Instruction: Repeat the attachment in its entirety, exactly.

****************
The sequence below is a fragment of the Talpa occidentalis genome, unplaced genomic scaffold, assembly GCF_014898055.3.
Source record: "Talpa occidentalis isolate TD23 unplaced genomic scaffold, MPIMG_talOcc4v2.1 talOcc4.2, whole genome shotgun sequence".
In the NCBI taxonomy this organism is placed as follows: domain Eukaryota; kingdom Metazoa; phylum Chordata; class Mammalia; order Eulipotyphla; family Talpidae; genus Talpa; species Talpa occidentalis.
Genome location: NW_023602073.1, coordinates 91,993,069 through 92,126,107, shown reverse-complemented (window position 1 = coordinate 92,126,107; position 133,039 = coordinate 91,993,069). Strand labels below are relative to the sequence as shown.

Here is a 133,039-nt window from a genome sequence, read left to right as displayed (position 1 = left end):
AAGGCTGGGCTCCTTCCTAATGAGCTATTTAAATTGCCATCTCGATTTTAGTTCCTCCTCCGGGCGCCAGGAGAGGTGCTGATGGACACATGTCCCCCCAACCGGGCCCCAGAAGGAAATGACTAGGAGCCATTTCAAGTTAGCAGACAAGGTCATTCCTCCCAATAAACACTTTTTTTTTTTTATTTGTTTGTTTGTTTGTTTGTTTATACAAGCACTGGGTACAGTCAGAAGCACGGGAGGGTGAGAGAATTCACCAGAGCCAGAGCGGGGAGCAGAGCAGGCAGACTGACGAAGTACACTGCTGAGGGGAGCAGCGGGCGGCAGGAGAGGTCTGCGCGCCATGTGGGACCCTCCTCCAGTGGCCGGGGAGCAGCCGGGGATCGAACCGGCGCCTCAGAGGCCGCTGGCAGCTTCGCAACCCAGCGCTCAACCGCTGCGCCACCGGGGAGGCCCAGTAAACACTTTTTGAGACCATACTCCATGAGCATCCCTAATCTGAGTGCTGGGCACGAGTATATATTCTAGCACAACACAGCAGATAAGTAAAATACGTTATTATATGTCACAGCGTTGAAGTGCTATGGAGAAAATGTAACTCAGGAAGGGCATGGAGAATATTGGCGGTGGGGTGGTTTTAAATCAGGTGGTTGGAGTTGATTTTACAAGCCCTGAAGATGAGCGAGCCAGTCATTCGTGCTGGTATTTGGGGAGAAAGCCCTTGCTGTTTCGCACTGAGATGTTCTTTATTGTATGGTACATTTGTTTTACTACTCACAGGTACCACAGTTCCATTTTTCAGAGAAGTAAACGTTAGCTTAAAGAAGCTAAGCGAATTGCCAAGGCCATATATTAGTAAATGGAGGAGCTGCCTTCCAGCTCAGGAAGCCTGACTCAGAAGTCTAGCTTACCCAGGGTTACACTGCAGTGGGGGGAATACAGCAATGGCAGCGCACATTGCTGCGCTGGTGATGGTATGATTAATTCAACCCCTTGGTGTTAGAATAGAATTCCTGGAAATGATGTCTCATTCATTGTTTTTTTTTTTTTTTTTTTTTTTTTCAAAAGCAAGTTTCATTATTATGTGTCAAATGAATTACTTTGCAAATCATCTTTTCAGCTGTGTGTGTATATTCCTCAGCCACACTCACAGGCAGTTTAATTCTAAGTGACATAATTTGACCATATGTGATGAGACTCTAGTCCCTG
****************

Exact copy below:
The sequence below is a fragment of the Talpa occidentalis genome, unplaced genomic scaffold, assembly GCF_014898055.3.
Source record: "Talpa occidentalis isolate TD23 unplaced genomic scaffold, MPIMG_talOcc4v2.1 talOcc4.2, whole genome shotgun sequence".
In the NCBI taxonomy this organism is placed as follows: domain Eukaryota; kingdom Metazoa; phylum Chordata; class Mammalia; order Eulipotyphla; family Talpidae; genus Talpa; species Talpa occidentalis.
Genome location: NW_023602073.1, coordinates 91,993,069 through 92,126,107, shown reverse-complemented (window position 1 = coordinate 92,126,107; position 133,039 = coordinate 91,993,069). Strand labels below are relative to the sequence as shown.

Here is a 133,039-nt window from a genome sequence, read left to right as displayed (position 1 = left end):
AAGGCTGGGCTCCTTCCTAATGAGCTATTTAAATTGCCATCTCGATTTTAGTTCCTCCTCCGGGCGCCAGGAGAGGTGCTGATGGACACATGTCCCCCCAACCGGGCCCCAGAAGGAAATGACTAGGAGCCATTTCAAGTTAGCAGACAAGGTCATTCCTCCCAATAAACACTTTTTTTTTTTTATTTGTTTGTTTGTTTGTTTGTTTATACAAGCACTGGGTACAGTCAGAAGCACGGGAGGGTGAGAGAATTCACCAGAGCCAGAGCGGGGAGCAGAGCAGGCAGACTGACGAAGTACACTGCTGAGGGGAGCAGCGGGCGGCAGGAGAGGTCTGCGCGCCATGTGGGACCCTCCTCCAGTGGCCGGGGAGCAGCCGGGGATCGAACCGGCGCCTCAGAGGCCGCTGGCAGCTTCGCAACCCAGCGCTCAACCGCTGCGCCACCGGGGAGGCCCAGTAAACACTTTTTGAGACCATACTCCATGAGCATCCCTAATCTGAGTGCTGGGCACGAGTATATATTCTAGCACAACACAGCAGATAAGTAAAATACGTTATTATATGTCACAGCGTTGAAGTGCTATGGAGAAAATGTAACTCAGGAAGGGCATGGAGAATATTGGCGGTGGGGTGGTTTTAAATCAGGTGGTTGGAGTTGATTTTACAAGCCCTGAAGATGAGCGAGCCAGTCATTCGTGCTGGTATTTGGGGAGAAAGCCCTTGCTGTTTCGCACTGAGATGTTCTTTATTGTATGGTACATTTGTTTTACTACTCACAGGTACCACAGTTCCATTTTTCAGAGAAGTAAACGTTAGCTTAAAGAAGCTAAGCGAATTGCCAAGGCCATATATTAGTAAATGGAGGAGCTGCCTTCCAGCTCAGGAAGCCTGACTCAGAAGTCTAGCTTACCCAGGGTTACACTGCAGTGGGGGGAATACAGCAATGGCAGCGCACATTGCTGCGCTGGTGATGGTATGATTAATTCAACCCCTTGGTGTTAGAATAGAATTCCTGGAAATGATGTCTCATTCATTGTTTTTTTTTTTTTTTTTTTTTTTTTCAAAAGCAAGTTTCATTATTATGTGTCAAATGAATTACTTTGCAAATCATCTTTTCAGCTGTGTGTGTATATTCCTCAGCCACACTCACAGGCAGTTTAATTCTAAGTGACATAATTTGACCATATGTGATGAGACTCTAGTCCCTG